The mid-year exams are over and school is wrapping up lessons. But before you pack up the pencils and make plans for the upcoming holidays, there’s one last matter to attend to – your child has brought home their mid-year assessments – what should you do now? Whether you and your child are happy with the scores, this is an opportunity to get feedback on their academic progress thus far in the year. Here are our top 3 tips on how you should interpret your child’s performance and help you get them ready for the new semester!
1. Assessing scores
It’s easy to see an Achievement Level (AL) of grade 4 to 6 as a sign that your child is struggling. But more importantly, try to determine how your child fared in comparison to their classmates. Though AL grades are supposed to reflect how your child did relative to their previous work and not for comparison between individuals, they can be a good gauge. You may have cause for concern if they are getting AL 7s or 8s. Conversely, an AL4 may be great if the rest of the class are getting AL5s.
Take the opportunity to get personalised feedback on your child’s performance by meeting with individual subject teachers in parent-teacher meetings. Maybe they’re always falling asleep in class. Or perhaps the assessments were set at a high standard. You don’t have to wait till the school schedules a parent-teacher session before asking to meet with them!
Alternatively, if your child has tuition classes, ask his tutor for an assessment of their progress thus far. Tutors work closely with your child in their learning, and they can provide the best tips for improvement.
2. Making a game plan
What did your child do well this time that contributed to good or improved grades? Get your child in the habit of self-reflecting on their results and get them to write it out or discuss it with you. Doing so will help them develop a sense of ownership and responsibility for their academic work.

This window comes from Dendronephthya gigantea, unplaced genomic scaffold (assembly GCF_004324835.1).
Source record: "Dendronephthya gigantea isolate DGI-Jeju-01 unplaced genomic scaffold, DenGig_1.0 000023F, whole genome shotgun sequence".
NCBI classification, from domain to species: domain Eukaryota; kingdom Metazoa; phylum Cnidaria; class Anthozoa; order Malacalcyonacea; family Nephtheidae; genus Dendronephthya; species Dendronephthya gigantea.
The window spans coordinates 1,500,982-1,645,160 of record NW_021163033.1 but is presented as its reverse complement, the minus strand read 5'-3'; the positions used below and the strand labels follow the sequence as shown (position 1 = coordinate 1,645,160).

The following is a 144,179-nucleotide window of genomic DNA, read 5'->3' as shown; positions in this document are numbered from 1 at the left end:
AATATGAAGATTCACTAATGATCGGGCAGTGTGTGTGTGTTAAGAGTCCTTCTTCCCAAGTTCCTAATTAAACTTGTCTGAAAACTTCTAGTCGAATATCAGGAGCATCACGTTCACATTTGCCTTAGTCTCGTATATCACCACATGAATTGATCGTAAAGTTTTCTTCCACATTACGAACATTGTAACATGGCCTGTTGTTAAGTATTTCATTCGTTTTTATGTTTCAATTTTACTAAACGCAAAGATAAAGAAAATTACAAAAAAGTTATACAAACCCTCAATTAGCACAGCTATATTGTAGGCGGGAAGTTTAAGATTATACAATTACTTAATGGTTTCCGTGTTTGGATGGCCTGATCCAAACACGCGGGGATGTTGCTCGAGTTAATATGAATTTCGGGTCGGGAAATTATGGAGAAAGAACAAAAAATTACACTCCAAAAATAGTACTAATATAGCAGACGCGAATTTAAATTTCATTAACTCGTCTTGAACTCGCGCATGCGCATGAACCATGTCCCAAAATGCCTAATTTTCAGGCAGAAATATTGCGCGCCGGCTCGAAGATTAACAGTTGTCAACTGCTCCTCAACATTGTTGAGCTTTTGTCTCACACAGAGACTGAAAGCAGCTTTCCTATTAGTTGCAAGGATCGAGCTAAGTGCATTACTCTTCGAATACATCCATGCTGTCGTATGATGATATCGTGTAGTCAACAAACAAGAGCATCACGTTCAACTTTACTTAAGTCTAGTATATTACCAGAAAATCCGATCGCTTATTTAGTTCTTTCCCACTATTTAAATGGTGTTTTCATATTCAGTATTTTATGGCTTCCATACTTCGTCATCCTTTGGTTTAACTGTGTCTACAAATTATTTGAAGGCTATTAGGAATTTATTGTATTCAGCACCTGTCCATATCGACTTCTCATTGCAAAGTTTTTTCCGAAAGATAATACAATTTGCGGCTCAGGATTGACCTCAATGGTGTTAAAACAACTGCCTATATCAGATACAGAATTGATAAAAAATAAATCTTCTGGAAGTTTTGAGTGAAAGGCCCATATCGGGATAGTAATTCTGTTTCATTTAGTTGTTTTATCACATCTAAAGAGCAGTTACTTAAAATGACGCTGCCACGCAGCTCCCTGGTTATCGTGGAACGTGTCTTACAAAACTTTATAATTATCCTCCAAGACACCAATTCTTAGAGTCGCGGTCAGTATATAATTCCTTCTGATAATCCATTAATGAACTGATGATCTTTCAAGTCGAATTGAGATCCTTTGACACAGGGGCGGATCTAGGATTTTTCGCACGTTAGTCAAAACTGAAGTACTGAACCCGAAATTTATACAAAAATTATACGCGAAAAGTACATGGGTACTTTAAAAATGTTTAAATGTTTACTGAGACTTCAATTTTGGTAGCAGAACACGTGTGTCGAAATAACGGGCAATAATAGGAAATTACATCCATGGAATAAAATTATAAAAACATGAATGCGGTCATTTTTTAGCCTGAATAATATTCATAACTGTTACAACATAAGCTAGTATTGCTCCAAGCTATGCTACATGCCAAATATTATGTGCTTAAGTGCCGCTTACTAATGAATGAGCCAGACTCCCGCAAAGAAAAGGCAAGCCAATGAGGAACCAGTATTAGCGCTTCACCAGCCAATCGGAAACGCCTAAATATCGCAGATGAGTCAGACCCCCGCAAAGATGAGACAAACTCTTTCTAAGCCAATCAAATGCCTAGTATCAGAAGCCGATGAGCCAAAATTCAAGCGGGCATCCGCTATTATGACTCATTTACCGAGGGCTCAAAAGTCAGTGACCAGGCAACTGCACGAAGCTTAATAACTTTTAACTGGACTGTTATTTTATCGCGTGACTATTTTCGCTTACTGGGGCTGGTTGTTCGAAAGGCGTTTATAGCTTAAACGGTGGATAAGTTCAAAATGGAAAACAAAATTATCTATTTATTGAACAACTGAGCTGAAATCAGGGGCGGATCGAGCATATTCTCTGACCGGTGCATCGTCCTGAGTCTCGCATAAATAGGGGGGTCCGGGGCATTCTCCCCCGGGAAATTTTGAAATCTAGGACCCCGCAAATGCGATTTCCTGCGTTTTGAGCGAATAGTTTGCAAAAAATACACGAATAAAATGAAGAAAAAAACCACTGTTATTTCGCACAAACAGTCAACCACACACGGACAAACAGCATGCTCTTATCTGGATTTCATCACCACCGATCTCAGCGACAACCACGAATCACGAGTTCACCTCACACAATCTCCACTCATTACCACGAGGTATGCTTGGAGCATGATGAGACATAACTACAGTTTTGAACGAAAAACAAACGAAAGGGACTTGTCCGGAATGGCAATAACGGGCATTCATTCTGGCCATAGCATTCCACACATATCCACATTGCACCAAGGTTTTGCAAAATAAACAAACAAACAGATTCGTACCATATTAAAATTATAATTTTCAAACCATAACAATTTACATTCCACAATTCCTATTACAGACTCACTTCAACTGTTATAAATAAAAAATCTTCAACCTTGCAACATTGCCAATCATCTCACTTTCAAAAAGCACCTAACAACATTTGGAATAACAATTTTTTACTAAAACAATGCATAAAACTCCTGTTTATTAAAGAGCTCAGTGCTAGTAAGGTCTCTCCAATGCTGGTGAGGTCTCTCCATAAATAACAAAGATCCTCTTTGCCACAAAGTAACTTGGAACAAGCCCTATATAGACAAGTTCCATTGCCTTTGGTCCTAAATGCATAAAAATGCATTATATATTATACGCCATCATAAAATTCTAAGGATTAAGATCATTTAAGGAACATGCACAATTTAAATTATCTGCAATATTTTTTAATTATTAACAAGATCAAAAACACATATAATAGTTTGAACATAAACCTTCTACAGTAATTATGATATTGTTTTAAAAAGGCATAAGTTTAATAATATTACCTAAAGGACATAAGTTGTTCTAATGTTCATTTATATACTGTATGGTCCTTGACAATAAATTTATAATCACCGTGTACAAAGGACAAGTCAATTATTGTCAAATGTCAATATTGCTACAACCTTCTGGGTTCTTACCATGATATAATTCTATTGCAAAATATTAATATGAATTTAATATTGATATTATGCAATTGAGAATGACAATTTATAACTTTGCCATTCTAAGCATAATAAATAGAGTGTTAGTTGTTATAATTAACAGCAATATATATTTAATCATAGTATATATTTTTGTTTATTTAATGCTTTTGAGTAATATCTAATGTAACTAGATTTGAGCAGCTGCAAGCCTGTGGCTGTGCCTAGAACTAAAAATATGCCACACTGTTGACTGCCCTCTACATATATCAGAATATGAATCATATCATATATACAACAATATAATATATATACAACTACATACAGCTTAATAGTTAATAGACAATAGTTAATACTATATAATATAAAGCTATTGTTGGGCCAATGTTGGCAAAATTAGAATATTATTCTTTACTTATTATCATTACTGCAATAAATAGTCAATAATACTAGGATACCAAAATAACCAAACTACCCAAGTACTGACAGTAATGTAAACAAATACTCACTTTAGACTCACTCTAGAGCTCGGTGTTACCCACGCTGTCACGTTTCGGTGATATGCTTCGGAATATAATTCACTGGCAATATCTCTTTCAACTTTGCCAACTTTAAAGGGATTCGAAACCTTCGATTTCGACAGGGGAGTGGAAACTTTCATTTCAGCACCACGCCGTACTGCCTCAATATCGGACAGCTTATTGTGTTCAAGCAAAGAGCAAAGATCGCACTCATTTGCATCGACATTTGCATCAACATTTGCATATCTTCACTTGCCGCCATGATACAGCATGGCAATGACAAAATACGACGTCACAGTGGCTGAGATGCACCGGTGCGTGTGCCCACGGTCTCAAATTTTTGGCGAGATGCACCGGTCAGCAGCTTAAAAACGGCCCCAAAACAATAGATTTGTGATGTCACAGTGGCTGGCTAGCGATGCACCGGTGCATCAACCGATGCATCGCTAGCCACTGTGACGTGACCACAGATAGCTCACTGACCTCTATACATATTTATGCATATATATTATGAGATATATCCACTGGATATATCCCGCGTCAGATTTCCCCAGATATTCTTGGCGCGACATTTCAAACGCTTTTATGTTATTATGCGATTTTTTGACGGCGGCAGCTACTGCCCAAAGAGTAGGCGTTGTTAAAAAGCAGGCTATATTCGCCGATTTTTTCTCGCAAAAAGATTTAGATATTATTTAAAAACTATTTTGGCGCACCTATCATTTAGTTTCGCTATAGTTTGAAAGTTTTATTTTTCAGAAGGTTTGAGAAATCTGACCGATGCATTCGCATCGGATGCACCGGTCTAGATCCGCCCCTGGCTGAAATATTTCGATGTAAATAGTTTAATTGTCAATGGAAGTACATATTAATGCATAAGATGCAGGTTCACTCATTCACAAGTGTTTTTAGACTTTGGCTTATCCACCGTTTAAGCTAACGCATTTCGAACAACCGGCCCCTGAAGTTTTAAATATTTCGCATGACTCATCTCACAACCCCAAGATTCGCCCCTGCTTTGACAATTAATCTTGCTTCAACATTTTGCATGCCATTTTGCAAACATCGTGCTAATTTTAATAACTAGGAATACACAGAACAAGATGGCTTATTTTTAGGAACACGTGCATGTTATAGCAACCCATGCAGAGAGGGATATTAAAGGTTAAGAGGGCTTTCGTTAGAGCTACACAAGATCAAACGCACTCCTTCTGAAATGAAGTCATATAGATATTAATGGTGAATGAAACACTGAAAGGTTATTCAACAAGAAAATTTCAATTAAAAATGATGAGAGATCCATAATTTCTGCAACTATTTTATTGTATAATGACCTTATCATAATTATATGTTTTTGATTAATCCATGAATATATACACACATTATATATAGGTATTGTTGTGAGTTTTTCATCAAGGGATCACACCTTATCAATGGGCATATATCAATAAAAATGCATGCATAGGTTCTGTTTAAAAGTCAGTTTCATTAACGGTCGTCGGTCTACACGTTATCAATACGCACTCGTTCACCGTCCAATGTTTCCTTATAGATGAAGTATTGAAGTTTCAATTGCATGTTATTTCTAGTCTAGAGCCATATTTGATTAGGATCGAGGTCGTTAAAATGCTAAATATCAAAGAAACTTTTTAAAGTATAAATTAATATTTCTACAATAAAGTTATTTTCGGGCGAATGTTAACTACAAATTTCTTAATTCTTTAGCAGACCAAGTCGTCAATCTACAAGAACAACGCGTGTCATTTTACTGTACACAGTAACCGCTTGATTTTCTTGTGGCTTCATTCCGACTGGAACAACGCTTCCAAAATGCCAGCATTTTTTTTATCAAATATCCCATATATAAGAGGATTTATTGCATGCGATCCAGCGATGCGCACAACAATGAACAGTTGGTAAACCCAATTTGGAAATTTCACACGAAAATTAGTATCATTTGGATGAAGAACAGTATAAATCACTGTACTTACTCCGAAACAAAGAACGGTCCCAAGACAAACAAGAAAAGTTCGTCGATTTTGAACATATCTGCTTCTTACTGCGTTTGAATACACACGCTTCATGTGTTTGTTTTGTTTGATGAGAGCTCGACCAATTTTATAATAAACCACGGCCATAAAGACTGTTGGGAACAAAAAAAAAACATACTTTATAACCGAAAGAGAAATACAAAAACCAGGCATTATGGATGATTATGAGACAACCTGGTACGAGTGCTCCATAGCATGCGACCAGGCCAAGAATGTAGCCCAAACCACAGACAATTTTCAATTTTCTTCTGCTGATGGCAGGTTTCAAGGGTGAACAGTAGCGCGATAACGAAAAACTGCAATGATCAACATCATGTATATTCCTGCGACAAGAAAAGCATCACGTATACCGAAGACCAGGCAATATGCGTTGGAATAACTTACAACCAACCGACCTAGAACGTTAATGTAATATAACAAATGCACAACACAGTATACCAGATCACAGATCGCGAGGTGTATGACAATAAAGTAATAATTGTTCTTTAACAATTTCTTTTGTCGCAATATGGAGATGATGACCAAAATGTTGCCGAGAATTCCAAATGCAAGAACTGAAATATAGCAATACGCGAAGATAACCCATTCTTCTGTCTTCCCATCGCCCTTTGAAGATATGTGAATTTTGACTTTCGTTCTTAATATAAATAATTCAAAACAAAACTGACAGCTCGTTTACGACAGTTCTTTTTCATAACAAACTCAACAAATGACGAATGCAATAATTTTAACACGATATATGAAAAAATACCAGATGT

Here are some questions for them to consider:
- Are they satisfied with their grades?
- Do they think they could have done better?
- Did they allocate sufficient time to revise?
Most students start to prepare only a few days before, but high-performers tend to revise consistently.
- What did they do well this time that contributed to good or improved grades?
- What can they do differently next time to boost their scores further?
Create an action plan
From teachers’ feedback and your child’s reflections, guide them in creating an action plan with concrete and achievable steps for the upcoming holidays and new academic semester. This might mean strengthening their foundation in certain problem-solving or writing skills or revising specific topic areas.
Get a headstart
It’s worth taking the time to work on weaknesses, as each term’s academic syllabus tends to build on the content and skills of the previous. Alternatively, it might be worth getting a head-start on the next semester’s curriculum to ease the learning curve once July comes around.
3. Enjoying a well-deserved break
Ultimately, every academic semester is just another stepping stone in your child’s long education journey. Allow your child time to get some rest during the June holiday break too, so that they don’t burn out. But don’t let the books get dusty. Working in some revision or studying ahead will ensure your child is in the best place to hit the ground running come July!
The Elucidation Learning advantage
Our programs at Elucidation Learning are built around this principle — students are sorted by ability into small classes. This builds an environment that best suits their individual needs.
For a free assessment of your child’s work, make an appointment with Elucidation Learning. You can drop in at one of our centre locations and speak to us. Alternatively, call us at +65.6464-0323 or Whatsapp us at +65.9738-8529. We can help your child work on their weaknesses this holidays, and give him or her a head-start for the new semester!